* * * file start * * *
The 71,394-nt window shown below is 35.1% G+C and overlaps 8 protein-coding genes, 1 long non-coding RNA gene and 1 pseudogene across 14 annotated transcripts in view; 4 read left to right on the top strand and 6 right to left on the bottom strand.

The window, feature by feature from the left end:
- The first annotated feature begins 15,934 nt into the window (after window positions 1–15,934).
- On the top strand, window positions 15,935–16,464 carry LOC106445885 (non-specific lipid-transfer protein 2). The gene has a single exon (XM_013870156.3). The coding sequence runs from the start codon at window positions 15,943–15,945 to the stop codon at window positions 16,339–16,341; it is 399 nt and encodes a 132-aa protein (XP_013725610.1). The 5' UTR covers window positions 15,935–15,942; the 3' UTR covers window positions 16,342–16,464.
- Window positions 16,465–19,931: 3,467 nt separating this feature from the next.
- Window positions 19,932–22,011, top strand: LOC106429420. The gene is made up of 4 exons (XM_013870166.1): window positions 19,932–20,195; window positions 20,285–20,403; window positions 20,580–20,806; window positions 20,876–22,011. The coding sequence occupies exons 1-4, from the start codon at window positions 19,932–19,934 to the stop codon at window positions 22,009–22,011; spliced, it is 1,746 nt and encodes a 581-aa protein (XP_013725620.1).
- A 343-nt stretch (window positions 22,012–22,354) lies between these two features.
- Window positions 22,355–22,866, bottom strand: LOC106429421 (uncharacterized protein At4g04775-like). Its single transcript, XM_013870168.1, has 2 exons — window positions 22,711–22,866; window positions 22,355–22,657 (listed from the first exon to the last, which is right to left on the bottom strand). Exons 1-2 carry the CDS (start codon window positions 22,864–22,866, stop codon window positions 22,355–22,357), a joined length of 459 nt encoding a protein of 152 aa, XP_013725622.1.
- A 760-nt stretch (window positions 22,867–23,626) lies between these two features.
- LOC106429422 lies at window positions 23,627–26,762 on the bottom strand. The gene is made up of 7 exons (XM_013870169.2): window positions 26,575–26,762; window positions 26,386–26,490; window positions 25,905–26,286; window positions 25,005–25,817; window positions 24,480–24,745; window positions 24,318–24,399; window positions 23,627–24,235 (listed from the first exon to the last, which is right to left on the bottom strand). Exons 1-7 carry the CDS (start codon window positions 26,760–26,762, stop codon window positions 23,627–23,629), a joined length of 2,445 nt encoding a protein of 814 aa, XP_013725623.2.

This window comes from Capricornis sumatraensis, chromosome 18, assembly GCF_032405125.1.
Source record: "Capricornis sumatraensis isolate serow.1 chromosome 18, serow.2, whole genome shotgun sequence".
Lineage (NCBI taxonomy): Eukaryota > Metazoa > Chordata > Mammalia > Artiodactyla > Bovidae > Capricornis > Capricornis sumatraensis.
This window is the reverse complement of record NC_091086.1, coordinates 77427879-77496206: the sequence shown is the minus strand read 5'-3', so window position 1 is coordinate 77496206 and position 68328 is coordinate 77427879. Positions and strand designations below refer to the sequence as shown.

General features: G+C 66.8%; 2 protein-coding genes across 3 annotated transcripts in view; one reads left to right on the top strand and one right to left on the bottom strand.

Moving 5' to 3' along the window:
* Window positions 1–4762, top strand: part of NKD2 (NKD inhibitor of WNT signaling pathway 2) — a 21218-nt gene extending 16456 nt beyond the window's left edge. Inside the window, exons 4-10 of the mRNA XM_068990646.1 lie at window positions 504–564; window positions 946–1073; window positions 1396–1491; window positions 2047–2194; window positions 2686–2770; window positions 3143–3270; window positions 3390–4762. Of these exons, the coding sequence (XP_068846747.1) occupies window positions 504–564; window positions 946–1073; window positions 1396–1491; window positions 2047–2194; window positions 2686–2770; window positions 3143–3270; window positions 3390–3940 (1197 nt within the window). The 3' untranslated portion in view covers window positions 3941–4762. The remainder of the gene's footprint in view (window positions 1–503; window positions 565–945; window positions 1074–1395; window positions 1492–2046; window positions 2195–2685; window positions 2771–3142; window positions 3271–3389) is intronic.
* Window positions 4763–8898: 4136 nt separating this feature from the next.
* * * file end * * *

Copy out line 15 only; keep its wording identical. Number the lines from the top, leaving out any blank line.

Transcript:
General features: G+C 66.8%; 2 protein-coding genes across 3 annotated transcripts in view; one reads left to right on the top strand and one right to left on the bottom strand.